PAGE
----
2.  Have you ever been fired from a job?

This is a yes or no answer; don’t volunteer more than you must.  If the answer is no, we can agree you can skip this section.

If the answer is yes, but you reached an agreement with the employer who will now represent your termination as a resignation, the answer is actually no.  Apparently you resigned.

If the answer is yes, but you have no such agreement and have no idea what the terminating employer will say about you, the answer is yes.

When the answer is yes, you have to explain this yourself, in a way that is a.) brief, b.) honest, but careful, and c.) acknowledges (calmly) that there are differing viewpoints on what happened and what should have happened.  Calm is the operative word here.  People get fired; life goes on.  It’s a bigger deal to you than it is to anyone else.

Memorize this:  “I didn’t realize it at the time, but it was probably one of the best things that could have happened.  I learned so much.”  Of course, be prepared to list all the good things that you learned and all of the blessings that accrued from this unfortunate misunderstanding.  I hope that, if you didn’t already know it, when you practice saying it with conviction you realize it is true.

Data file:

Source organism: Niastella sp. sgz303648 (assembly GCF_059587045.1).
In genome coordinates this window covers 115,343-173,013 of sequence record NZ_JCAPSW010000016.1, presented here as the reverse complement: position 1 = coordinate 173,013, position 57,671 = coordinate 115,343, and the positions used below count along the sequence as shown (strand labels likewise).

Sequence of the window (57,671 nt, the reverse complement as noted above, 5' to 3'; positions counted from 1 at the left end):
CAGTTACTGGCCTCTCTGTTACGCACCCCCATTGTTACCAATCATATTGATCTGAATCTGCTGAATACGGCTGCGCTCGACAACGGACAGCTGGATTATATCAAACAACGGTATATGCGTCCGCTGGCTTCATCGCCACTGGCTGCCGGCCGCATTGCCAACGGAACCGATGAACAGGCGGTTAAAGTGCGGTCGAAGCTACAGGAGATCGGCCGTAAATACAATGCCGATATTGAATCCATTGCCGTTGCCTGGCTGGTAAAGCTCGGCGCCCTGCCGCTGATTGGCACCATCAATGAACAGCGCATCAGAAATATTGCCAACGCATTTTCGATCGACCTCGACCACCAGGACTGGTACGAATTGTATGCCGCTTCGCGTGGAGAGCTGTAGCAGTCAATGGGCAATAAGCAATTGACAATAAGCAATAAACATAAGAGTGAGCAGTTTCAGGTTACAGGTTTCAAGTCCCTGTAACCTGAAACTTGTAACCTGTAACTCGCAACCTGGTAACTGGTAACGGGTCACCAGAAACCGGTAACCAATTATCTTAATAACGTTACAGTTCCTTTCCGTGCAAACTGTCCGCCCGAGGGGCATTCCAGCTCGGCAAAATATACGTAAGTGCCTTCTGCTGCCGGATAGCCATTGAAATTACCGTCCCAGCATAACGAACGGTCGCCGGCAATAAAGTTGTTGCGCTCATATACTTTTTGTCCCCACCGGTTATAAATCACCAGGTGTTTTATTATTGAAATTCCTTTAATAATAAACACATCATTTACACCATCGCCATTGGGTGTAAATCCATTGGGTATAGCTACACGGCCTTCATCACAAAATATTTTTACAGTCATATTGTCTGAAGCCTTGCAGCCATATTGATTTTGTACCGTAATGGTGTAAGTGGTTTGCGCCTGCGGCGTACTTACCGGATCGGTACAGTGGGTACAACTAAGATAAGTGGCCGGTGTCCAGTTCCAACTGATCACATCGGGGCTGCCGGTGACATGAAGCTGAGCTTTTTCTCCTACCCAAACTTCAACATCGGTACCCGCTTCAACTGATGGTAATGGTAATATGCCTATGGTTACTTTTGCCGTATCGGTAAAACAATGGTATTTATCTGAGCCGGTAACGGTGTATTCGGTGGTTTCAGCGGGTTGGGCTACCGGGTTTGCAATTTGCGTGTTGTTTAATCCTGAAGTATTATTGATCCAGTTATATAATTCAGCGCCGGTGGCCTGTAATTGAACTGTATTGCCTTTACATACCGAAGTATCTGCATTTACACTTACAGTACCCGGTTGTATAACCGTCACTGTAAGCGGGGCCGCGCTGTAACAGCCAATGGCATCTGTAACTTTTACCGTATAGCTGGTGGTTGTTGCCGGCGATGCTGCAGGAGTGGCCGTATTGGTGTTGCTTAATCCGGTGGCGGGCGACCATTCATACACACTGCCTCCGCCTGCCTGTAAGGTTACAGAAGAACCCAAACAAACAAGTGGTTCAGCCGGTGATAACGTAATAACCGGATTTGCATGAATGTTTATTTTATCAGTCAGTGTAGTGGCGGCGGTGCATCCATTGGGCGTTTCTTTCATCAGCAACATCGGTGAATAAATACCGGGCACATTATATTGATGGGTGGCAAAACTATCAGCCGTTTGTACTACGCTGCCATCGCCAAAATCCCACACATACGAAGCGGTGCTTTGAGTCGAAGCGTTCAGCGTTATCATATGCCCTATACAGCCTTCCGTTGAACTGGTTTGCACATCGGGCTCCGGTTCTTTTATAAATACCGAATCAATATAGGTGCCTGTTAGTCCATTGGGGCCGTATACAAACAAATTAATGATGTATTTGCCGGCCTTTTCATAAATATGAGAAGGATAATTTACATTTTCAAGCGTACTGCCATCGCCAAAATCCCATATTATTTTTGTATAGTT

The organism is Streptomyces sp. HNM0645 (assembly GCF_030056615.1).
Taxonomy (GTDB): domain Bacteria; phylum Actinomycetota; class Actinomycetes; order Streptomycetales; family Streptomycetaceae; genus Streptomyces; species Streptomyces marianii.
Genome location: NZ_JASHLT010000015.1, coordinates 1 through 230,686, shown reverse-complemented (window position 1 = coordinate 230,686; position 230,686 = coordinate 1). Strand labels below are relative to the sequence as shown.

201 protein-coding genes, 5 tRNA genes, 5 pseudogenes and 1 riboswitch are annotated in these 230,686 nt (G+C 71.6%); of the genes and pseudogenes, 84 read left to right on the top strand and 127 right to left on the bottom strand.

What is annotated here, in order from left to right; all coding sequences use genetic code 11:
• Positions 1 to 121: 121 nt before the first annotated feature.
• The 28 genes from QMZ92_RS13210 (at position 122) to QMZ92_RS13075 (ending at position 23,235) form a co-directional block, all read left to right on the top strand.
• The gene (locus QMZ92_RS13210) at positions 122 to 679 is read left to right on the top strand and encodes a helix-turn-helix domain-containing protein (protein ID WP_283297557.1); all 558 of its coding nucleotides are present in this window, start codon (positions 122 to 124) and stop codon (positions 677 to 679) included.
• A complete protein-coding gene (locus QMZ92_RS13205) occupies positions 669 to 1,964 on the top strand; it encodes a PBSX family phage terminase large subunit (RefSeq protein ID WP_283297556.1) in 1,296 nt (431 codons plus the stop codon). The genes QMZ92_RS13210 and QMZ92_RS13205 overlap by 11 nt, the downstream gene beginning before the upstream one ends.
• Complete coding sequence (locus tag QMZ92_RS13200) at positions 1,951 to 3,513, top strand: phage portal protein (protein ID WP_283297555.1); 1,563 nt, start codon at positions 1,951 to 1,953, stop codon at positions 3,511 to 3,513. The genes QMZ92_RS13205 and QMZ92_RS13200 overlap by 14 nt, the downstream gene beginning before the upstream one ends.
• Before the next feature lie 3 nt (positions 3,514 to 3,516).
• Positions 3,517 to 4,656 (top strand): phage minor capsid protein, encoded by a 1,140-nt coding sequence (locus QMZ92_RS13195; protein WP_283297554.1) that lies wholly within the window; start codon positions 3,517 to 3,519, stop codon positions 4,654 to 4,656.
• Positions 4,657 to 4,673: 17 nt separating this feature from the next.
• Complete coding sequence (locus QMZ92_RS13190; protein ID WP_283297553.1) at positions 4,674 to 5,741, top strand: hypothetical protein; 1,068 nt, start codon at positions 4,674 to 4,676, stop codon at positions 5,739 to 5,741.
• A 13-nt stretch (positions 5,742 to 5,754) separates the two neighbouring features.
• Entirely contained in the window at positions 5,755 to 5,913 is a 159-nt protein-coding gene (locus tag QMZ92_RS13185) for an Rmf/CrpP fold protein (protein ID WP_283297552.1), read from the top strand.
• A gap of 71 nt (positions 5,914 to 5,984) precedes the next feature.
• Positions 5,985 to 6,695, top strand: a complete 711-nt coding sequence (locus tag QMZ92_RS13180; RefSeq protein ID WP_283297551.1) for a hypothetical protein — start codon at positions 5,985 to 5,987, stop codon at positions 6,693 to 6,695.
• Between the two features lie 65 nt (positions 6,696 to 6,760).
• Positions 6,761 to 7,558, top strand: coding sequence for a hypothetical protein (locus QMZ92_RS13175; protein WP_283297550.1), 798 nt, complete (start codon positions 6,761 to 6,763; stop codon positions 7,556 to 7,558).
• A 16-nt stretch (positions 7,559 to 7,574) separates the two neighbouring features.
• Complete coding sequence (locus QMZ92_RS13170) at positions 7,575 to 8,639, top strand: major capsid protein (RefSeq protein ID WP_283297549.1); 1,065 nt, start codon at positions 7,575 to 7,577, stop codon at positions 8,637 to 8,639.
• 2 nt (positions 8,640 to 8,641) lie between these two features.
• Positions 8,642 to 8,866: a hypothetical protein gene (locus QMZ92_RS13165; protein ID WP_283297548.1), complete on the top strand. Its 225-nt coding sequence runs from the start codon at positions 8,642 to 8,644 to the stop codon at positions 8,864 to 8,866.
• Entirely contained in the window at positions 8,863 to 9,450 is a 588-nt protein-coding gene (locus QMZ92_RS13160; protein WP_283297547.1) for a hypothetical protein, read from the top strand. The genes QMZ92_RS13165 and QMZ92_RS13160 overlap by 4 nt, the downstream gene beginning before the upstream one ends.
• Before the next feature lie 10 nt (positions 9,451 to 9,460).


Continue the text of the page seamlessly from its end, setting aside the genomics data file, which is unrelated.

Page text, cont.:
But: Do. Not. Lie.  It is never worth the risk.

3.  Where do you see yourself in five years?

“In the Bahamas, on a beach.  Ha!”   (wrong)

“In your job.  Ha ha!”      (also wrong)

“I don’t know; my spouse is a professional also and she/he has the better job and bigger income.”  (OMG, really?)

“In this job.”  (really?  okay, depends on the job, but maybe. . .)

“I have career goals that could take me in one direction or another, but I’d like to stay with the same company.”   (very good)

“Right now I’m focused on this opportunity and learning as much as I can about the (company, industry, profession).”  (also good)

“Eventually I’d like to move into (Finance, Operations, Management).  One reason I’m interested in this job and company is that I know you nurture and promote talent; that’s one of the reasons I’m interested.”  (very very good)

But here is an alternative strategy for you.  Do your homework extremely thoroughly and extraordinarily well, and answer in the context of the company and the job you want:

“Working right here for the market leader!  Here are my ideas.”

“I’d like to have built the world class HR department you want. Here’s what I think it will look like.”

“I think by then we should be outpacing the rest of the region by about 80%. Here’s how.”

“We’ll have trimmed expenses and maximized our systems.”

“I’d like to have set some serious performance records.”

“Launched three new products/services.”

“Solved the industry’s worst problems.”

All better than anything you might say for yourself about your personal goals.  But remember this–no matter what strategy you choose, it isn’t okay to deliver a one sentence answer and sit back and wait for the next question.  You’re in a conversation with a decision-maker who has asked you about you.  This is your chance to separate yourself from the rest of the pack.  If it were me, I’d talk about me in the job and career I want.

The point of the interview is to get you to the next step of the process; that’s a function of developing rapport, building a relationship, and avoiding self-inflicted damage.

Next blog: What questions should you ask the interviewer?